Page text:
Solar panels repay their energy ‘debt’: study
          December 6, 2016 by Mariëtte Le Roux

          The climate-friendly electricity generated by solar panels in the past 40 years has all but cancelled out the polluting energy used to produce them, a study said Tuesday.

          Indeed, by some calculations, the so-called “break-even point” between dirty energy input and clean output may already have arrived, researchers in the Netherlands reported.

          “We show strong downward trends of environmental impact” of solar panel production, the team wrote in the journal Nature Communications.

          The study sought to address concerns that solar technology may be using fossil fuel energy in the panels’ manufacture, and emitting greenhouse gases, faster than it was able to offset.

          The authors found that for every doubling in solar capacity installed, energy used to produce solar panels decreased by 12-13 percent, and greenhouse gas emissions dropped by 17-24 percent, depending on the material used.

          Read more at:

          • Brent Jensen-Schmidt Says:

            Such calculations are a trifle complex. Easier to consider costs which have a basically direct relationship to energy and material input. Solar PV pays for itself very quickly, ergo energy out beats energy in equals goody. Nothing is quite that simplistic, however the above article appears overly pessimistic.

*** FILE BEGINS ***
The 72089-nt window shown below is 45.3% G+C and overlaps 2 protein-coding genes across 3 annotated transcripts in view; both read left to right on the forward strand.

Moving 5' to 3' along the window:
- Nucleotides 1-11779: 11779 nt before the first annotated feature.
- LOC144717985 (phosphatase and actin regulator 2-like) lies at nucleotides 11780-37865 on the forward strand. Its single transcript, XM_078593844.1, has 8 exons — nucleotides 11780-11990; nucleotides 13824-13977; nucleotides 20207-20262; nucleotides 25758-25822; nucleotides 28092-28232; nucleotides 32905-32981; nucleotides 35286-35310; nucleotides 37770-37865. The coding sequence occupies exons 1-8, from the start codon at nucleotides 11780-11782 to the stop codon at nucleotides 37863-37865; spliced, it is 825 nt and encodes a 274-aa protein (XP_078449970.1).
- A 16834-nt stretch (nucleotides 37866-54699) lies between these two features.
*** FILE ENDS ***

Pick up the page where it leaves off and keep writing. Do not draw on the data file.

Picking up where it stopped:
Physical materials used still exist in a different form, no worries.

          • shastatodd Says:

            jeff, how long have you lived with “magic green” hopium?

            many people think we can mitigate the “Limits to Growth” with technology, but that is a fool’s errand we attempt at our own demise. the reality is that “magic green” intermittent energy capturing devices cannot exist without the underlying, unsustainable, fossil fuel powered, mining and manufacturing industrial infrastructure.

            i just finished a 30 year career designing, installing AND MAINTAINING solar electric systems and i can assure you they are neither “green” or “renewable”. most people promoting “clean, green” solar, have not lived with it long enough to experience the lifecycle costs. in my personal case, my oldest working module is from 1987. it is severely delaminated but still making usable power and is a part of my grid tied with battery backup system… BUT there is the issue of the mean time between failure of inverters which is around 5 to 7 years. batteries and charge controllers also have similar, finite lifetime realities. if i had to pay for someone to do my repairs, the system would never make enough money in reduced power bills (@ .17/kWh) to pay for the ongoing maintenance… let alone the imbedded energy involved the equipment’s manufacturing.